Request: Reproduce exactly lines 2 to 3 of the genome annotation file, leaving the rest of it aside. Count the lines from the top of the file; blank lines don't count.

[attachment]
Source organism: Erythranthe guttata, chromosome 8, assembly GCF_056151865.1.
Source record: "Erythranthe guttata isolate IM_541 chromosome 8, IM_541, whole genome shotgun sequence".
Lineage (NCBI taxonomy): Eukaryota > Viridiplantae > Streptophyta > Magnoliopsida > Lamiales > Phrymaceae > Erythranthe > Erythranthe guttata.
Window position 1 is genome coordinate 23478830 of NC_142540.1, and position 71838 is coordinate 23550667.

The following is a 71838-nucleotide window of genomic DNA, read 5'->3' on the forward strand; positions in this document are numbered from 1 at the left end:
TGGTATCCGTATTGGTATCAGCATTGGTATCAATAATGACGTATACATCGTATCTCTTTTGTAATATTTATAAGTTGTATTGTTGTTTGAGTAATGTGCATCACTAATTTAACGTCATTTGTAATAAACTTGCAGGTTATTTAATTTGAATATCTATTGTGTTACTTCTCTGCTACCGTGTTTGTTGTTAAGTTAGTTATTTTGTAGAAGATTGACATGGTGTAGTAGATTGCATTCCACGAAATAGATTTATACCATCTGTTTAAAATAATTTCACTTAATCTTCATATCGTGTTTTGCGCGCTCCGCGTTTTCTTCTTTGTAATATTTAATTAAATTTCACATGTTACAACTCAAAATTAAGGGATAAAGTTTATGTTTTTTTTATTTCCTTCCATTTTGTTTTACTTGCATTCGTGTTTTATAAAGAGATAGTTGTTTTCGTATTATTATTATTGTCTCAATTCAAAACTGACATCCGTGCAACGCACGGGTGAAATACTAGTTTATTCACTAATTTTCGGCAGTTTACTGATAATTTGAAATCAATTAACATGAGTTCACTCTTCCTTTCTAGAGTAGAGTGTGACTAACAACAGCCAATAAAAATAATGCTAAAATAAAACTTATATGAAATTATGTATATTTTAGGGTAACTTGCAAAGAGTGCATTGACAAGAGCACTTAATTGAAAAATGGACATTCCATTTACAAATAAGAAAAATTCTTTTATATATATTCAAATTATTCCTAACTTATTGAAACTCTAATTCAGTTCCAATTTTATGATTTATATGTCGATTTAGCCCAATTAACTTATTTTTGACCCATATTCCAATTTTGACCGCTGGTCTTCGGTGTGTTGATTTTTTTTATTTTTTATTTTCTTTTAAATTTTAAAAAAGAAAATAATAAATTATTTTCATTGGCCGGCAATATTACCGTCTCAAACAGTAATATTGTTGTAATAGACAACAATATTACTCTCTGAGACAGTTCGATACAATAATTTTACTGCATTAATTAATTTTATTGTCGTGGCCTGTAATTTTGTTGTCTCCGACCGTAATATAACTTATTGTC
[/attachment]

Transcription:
Source record: "Erythranthe guttata isolate IM_541 chromosome 8, IM_541, whole genome shotgun sequence".
Lineage (NCBI taxonomy): Eukaryota > Viridiplantae > Streptophyta > Magnoliopsida > Lamiales > Phrymaceae > Erythranthe > Erythranthe guttata.